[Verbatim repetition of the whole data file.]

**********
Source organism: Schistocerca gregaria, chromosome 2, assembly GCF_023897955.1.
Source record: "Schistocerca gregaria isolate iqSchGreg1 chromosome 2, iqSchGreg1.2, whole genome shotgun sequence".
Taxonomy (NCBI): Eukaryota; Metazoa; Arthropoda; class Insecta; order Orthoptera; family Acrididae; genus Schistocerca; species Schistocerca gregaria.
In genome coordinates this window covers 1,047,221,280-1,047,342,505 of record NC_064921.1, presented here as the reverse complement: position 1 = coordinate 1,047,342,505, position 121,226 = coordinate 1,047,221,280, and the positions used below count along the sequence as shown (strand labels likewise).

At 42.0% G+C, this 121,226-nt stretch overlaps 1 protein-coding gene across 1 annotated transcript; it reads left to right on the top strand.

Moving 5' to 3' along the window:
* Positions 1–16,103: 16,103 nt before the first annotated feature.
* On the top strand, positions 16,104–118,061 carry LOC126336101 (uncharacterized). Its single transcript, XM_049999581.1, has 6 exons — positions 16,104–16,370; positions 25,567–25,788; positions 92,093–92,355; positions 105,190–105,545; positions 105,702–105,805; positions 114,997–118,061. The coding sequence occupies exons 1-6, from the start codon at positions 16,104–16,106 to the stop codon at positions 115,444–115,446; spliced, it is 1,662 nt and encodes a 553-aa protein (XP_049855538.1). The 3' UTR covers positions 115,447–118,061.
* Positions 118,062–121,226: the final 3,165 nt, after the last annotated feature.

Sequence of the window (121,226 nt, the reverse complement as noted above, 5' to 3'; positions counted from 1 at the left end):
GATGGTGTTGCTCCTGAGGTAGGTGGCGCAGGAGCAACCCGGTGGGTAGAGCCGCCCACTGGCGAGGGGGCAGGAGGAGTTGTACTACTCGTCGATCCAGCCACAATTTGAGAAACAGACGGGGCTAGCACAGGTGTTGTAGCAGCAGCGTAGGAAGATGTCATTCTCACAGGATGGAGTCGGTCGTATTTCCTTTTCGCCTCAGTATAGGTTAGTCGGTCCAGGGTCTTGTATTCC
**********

Source organism: Schistocerca gregaria, chromosome 2, assembly GCF_023897955.1.
Source record: "Schistocerca gregaria isolate iqSchGreg1 chromosome 2, iqSchGreg1.2, whole genome shotgun sequence".
Taxonomy (NCBI): Eukaryota; Metazoa; Arthropoda; class Insecta; order Orthoptera; family Acrididae; genus Schistocerca; species Schistocerca gregaria.
In genome coordinates this window covers 1,047,221,280-1,047,342,505 of record NC_064921.1, presented here as the reverse complement: position 1 = coordinate 1,047,342,505, position 121,226 = coordinate 1,047,221,280, and the positions used below count along the sequence as shown (strand labels likewise).

At 42.0% G+C, this 121,226-nt stretch overlaps 1 protein-coding gene across 1 annotated transcript; it reads left to right on the top strand.

Moving 5' to 3' along the window:
* Positions 1–16,103: 16,103 nt before the first annotated feature.
* On the top strand, positions 16,104–118,061 carry LOC126336101 (uncharacterized). Its single transcript, XM_049999581.1, has 6 exons — positions 16,104–16,370; positions 25,567–25,788; positions 92,093–92,355; positions 105,190–105,545; positions 105,702–105,805; positions 114,997–118,061. The coding sequence occupies exons 1-6, from the start codon at positions 16,104–16,106 to the stop codon at positions 115,444–115,446; spliced, it is 1,662 nt and encodes a 553-aa protein (XP_049855538.1). The 3' UTR covers positions 115,447–118,061.
* Positions 118,062–121,226: the final 3,165 nt, after the last annotated feature.

Sequence of the window (121,226 nt, the reverse complement as noted above, 5' to 3'; positions counted from 1 at the left end):
GATGGTGTTGCTCCTGAGGTAGGTGGCGCAGGAGCAACCCGGTGGGTAGAGCCGCCCACTGGCGAGGGGGCAGGAGGAGTTGTACTACTCGTCGATCCAGCCACAATTTGAGAAACAGACGGGGCTAGCACAGGTGTTGTAGCAGCAGCGTAGGAAGATGTCATTCTCACAGGATGGAGTCGGTCGTATTTCCTTTTCGCCTCAGTATAGGTTAGTCGGTCCAGGGTCTTGTATTCC